Constructive Dismissal

In employment law, constructive dismissal, also called constructive discharge, occurs when employees resign because their employer's behaviour has become so intolerable or heinous or made life so difficult that the employee has no choice but to resign. Since the resignation was not truly voluntary, it is in effect a termination. For example, when an employer makes life extremely difficult for an employee, to attempt to have the employee resign, rather than outright firing the employee, the employer is trying to effect a constructive discharge.
Posts about Constructive Dismissal
  • Employer Forum Recap: Recruitment and Hiring

    … This month marked the debut of Kent Employment Law’s Employer Forum series, an in-house resource for forward-thinking business owners and HR professionals. Hosted by our own Trevor Thomas, November’s Forum focused on recruitment and hiring with a lively discussion led by senior HR professional Heidi Eaves and business consultant Fraser Engel…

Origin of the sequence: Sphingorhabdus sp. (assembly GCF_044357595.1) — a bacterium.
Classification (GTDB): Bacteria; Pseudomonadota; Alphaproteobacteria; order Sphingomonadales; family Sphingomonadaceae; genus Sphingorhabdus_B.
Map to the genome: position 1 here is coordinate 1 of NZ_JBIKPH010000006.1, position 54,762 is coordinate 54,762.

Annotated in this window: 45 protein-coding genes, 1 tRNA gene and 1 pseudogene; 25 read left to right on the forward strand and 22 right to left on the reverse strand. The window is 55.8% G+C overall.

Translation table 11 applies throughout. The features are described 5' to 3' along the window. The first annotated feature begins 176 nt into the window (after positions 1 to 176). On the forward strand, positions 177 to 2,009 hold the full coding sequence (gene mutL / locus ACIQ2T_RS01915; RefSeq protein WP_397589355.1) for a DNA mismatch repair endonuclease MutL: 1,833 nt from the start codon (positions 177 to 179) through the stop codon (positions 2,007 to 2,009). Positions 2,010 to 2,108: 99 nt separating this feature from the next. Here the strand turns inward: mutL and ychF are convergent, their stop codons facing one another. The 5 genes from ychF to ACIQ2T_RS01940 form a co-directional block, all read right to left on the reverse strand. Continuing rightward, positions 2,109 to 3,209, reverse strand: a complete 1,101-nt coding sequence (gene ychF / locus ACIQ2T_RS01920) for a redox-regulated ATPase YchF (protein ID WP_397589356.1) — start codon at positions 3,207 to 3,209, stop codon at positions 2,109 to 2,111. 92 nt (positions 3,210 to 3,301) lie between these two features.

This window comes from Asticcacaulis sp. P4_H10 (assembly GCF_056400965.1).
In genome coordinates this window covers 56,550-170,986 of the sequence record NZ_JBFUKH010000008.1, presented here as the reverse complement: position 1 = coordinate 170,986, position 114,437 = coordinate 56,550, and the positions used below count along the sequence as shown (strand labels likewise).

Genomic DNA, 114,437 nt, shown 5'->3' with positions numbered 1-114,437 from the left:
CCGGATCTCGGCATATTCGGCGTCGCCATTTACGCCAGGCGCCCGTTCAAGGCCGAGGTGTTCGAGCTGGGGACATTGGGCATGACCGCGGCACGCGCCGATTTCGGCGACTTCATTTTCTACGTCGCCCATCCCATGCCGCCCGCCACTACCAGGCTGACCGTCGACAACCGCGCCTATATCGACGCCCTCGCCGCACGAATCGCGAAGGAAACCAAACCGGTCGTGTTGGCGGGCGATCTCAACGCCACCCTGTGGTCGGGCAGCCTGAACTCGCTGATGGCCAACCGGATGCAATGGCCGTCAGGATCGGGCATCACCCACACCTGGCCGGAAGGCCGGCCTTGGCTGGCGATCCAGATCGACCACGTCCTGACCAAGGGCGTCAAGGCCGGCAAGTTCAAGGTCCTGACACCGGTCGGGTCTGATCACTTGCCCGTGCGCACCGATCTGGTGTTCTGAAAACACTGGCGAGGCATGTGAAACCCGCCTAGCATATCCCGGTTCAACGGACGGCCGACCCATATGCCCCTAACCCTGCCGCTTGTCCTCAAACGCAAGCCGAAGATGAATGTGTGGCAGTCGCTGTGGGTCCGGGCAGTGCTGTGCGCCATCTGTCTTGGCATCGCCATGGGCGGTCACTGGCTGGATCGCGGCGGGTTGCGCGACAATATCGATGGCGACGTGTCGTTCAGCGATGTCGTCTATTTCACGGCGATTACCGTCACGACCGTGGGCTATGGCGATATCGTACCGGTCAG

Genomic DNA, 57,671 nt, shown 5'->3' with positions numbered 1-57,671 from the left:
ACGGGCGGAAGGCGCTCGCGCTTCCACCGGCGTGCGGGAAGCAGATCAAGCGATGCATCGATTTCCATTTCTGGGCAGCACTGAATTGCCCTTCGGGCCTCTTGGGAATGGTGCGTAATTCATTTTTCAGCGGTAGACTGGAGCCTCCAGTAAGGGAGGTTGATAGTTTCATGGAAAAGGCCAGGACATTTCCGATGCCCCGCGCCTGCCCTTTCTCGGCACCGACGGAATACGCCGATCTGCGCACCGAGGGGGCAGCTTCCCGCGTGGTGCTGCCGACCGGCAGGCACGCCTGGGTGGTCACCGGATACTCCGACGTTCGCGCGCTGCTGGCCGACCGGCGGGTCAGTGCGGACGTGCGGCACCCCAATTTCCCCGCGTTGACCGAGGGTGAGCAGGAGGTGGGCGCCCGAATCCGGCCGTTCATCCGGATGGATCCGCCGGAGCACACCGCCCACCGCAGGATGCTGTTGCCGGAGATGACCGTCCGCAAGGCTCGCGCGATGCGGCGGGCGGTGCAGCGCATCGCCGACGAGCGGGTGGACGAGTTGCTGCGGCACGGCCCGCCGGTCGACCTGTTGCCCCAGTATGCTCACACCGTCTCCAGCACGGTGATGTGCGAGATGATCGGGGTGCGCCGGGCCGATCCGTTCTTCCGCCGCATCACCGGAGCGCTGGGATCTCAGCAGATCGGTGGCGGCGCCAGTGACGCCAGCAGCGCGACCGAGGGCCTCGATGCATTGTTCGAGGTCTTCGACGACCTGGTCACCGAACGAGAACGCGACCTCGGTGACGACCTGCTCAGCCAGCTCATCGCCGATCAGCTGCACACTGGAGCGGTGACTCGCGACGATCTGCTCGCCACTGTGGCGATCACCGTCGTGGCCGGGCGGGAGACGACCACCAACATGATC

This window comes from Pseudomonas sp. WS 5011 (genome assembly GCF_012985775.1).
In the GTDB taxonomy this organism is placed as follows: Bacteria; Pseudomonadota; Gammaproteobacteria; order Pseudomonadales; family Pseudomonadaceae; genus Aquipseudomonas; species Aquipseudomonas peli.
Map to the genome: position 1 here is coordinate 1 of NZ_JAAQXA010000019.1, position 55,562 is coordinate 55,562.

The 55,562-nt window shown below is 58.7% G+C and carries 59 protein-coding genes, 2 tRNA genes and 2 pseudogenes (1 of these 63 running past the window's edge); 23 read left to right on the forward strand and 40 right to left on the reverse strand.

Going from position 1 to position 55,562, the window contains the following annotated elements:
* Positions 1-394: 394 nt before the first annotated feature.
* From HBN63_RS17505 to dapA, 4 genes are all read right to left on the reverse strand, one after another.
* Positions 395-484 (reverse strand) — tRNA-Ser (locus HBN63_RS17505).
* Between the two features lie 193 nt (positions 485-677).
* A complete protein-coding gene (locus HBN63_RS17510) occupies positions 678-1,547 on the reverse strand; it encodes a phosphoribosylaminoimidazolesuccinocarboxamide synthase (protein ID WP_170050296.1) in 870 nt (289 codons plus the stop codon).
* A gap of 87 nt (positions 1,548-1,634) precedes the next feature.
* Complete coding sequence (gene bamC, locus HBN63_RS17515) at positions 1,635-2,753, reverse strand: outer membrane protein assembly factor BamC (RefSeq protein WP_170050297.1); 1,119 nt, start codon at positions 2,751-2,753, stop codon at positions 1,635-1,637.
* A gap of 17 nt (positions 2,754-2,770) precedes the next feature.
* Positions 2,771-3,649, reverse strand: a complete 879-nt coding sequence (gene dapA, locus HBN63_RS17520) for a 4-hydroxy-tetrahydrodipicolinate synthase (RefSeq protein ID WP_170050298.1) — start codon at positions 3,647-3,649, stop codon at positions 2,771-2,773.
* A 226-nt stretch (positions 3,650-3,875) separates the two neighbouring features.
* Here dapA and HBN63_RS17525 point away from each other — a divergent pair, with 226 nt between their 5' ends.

Wendy Woloshyn/ kentemploymentlaw.com- 28 readers -
  • Firing for Cause: Disciplinary Action and Timely Warnings

    … By Heather Hettiarachchi, Lawyer. Employers know that firing or disciplining an employee for just cause is not easy, particularly where the alleged cause is poor performance. This is because the employer has to document the problem or problems, provide warnings and prove that the employee clearly understood that his/her job was on the line if he…

    Wendy Woloshyn/ kentemploymentlaw.com- 11 readers -
  • Constructive Dismissal in the Employment Law Context

    … In Potter v. New Brunswick Legal Aid Services Commission, 2015 SCC 10 the Supreme Court of Canada considered the law as it pertains to constructive dismissal in the employment law context. Prior to this decision the Supreme Court had last considered this issue in its seminal decision in Farber v. Royal Trust Co. in 1997. In general an employee…

    Peter Ferrari/ Corporate Law Blog- 41 readers -